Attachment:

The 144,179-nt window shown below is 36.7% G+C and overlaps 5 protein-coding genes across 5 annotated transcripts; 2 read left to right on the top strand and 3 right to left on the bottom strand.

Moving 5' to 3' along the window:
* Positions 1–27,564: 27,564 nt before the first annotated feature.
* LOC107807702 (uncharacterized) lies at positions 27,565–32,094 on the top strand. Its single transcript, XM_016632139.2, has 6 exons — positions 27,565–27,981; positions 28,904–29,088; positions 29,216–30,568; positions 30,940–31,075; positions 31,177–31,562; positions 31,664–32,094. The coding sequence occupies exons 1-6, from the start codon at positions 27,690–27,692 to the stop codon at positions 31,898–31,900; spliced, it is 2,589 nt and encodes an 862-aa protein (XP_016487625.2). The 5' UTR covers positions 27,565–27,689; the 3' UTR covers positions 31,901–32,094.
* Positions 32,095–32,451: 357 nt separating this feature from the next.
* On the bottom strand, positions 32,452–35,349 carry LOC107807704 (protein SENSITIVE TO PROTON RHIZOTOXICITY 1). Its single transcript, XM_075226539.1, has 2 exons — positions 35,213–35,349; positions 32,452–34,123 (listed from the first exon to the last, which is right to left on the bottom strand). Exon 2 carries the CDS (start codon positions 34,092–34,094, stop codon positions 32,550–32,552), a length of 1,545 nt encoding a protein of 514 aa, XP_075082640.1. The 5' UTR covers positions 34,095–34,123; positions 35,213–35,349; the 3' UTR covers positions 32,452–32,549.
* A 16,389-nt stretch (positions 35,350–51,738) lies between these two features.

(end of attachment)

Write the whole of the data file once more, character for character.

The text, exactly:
The 144,179-nt window shown below is 36.7% G+C and overlaps 5 protein-coding genes across 5 annotated transcripts; 2 read left to right on the top strand and 3 right to left on the bottom strand.

Moving 5' to 3' along the window:
* Positions 1–27,564: 27,564 nt before the first annotated feature.
* LOC107807702 (uncharacterized) lies at positions 27,565–32,094 on the top strand. Its single transcript, XM_016632139.2, has 6 exons — positions 27,565–27,981; positions 28,904–29,088; positions 29,216–30,568; positions 30,940–31,075; positions 31,177–31,562; positions 31,664–32,094. The coding sequence occupies exons 1-6, from the start codon at positions 27,690–27,692 to the stop codon at positions 31,898–31,900; spliced, it is 2,589 nt and encodes an 862-aa protein (XP_016487625.2). The 5' UTR covers positions 27,565–27,689; the 3' UTR covers positions 31,901–32,094.
* Positions 32,095–32,451: 357 nt separating this feature from the next.
* On the bottom strand, positions 32,452–35,349 carry LOC107807704 (protein SENSITIVE TO PROTON RHIZOTOXICITY 1). Its single transcript, XM_075226539.1, has 2 exons — positions 35,213–35,349; positions 32,452–34,123 (listed from the first exon to the last, which is right to left on the bottom strand). Exon 2 carries the CDS (start codon positions 34,092–34,094, stop codon positions 32,550–32,552), a length of 1,545 nt encoding a protein of 514 aa, XP_075082640.1. The 5' UTR covers positions 34,095–34,123; positions 35,213–35,349; the 3' UTR covers positions 32,452–32,549.
* A 16,389-nt stretch (positions 35,350–51,738) lies between these two features.